Gov. Martinez is already looking at a ban on nonessential travel and state hiring to avoid layoffs, according to one lawmaker.

When Martinez came into office as the national recession was fading, she chastised predecessor Bill Richardson for leaving the state with what she termed a “structural deficit,” a projected gap between revenues and expenditures that had to be resolved by her administration and lawmakers with emergency measures. Democrat Richardson and the Legislature had moved forward with large cuts in income and gross receipts taxes when revenues were strong, but imposed a hiring freeze and spent down state reserve funds to avoid layoffs in his final year of office.

In her speech to open the 2016 session of the Legislature last week, Martinez reiterated:

“Working together, we have put state government on firm fiscal ground, balancing our budget each year without raising taxes. We’ve restrained government growth and built up a strong savings account.

“It hasn’t been easy. We had to overcome the largest structural deficit in state history, federal budget cuts, a federal government shutdown, and the steepest oil and gas price crash in decades. Energy prices continue to pose very real and concerning challenges.”

Martinez has backed tax cuts intended to make the state more competitive for business, and now faces her own fiscal cliff.

“I think when all is said and done we’re going to have a deficit,” said Sen. George Muñoz, D-Gallup, a finance committee member who heard Wednesday’s presentation.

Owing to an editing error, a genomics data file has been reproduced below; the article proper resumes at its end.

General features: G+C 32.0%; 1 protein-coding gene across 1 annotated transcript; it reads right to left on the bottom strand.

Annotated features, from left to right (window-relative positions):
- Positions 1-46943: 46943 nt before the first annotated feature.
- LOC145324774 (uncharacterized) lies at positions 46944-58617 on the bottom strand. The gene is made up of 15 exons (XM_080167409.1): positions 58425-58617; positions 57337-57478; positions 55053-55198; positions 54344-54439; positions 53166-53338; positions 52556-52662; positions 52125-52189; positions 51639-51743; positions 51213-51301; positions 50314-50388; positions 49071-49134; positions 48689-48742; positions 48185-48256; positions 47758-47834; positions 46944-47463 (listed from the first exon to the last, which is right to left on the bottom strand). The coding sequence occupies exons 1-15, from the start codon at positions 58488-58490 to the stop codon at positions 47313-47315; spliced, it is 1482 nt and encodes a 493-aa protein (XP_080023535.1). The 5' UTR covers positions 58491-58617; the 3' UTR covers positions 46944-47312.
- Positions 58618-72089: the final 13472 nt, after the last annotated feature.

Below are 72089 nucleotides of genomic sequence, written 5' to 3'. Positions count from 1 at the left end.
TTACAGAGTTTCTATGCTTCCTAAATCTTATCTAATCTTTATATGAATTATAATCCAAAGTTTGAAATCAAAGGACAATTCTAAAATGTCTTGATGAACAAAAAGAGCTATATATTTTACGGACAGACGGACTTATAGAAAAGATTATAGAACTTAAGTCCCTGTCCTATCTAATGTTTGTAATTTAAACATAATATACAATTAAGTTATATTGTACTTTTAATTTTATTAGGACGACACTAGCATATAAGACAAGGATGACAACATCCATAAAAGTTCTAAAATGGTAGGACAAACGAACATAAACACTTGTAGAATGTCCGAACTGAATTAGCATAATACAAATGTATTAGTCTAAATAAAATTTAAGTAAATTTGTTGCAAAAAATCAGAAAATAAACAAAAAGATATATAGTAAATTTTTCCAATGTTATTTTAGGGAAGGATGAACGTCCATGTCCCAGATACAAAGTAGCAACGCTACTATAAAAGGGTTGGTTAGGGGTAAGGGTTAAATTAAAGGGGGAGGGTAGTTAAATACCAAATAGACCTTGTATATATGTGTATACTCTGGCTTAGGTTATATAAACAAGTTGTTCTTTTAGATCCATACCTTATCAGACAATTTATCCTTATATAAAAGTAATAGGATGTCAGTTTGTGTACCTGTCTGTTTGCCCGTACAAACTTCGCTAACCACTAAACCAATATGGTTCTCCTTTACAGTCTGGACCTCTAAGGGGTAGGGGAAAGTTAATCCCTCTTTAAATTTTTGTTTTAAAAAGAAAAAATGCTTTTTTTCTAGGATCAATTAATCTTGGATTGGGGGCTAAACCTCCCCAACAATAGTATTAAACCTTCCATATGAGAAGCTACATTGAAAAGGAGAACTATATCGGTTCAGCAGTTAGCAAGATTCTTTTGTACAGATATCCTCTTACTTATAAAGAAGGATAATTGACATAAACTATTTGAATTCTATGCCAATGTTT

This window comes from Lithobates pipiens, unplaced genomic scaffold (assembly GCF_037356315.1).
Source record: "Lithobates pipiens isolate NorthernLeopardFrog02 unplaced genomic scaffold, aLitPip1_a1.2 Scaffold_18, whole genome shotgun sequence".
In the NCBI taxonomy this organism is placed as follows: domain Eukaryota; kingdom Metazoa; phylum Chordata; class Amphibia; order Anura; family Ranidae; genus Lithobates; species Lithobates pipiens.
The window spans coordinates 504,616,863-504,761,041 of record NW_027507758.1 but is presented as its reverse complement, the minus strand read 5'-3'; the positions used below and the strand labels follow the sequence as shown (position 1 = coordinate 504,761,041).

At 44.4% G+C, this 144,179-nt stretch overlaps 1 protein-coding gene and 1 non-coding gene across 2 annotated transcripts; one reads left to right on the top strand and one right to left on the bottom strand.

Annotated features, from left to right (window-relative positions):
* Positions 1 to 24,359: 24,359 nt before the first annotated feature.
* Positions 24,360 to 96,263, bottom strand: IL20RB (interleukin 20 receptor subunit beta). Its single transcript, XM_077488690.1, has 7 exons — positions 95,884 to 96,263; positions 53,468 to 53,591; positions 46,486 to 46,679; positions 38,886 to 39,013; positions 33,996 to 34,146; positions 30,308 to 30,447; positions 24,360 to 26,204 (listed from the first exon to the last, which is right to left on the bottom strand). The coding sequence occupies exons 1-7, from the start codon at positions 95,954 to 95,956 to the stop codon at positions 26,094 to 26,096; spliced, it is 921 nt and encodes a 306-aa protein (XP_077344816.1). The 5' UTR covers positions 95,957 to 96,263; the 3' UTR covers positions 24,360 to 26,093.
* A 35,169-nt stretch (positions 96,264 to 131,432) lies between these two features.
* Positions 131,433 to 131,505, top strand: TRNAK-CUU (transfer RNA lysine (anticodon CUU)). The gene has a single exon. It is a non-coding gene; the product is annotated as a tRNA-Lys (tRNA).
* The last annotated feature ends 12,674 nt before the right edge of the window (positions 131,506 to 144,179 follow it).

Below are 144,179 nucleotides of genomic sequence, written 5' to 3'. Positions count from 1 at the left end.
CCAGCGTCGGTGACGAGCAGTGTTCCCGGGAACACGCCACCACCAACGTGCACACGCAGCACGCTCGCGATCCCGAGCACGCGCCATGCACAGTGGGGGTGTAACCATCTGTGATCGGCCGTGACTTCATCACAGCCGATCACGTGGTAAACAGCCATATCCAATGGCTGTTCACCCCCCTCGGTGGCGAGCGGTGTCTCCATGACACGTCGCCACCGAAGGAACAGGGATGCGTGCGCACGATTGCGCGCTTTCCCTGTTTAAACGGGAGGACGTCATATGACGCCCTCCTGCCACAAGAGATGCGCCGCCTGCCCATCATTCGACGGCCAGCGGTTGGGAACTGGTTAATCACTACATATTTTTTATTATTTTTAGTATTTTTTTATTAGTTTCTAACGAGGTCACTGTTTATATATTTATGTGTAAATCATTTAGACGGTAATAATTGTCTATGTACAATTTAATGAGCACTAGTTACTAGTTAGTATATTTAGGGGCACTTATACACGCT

Likewise, the economists who drafted the revenue forecast wrote that there is not just uncertainty over oil production levels, but also the rate at which retail transactions are migrating to the Internet where they are not taxed by New Mexico. Another hit on revenue is the result of tax breaks granted by the state, described by the forecast as “continued higher rates for payment of tax credits.”

The state ended fiscal year 2015 with general fund reserves of $713 million — 11.6 percent of general fund spending.

Reserves on June 30, 2016, are expected to have dropped to $379 million, or 6.1 percent of the general fund.

In early December, lawmakers heard a report that lower gasoline prices were boosting consumer spending in other areas, such as retail stores and restaurants, and that was offsetting lost revenue from energy production. But in just six weeks that picture changed.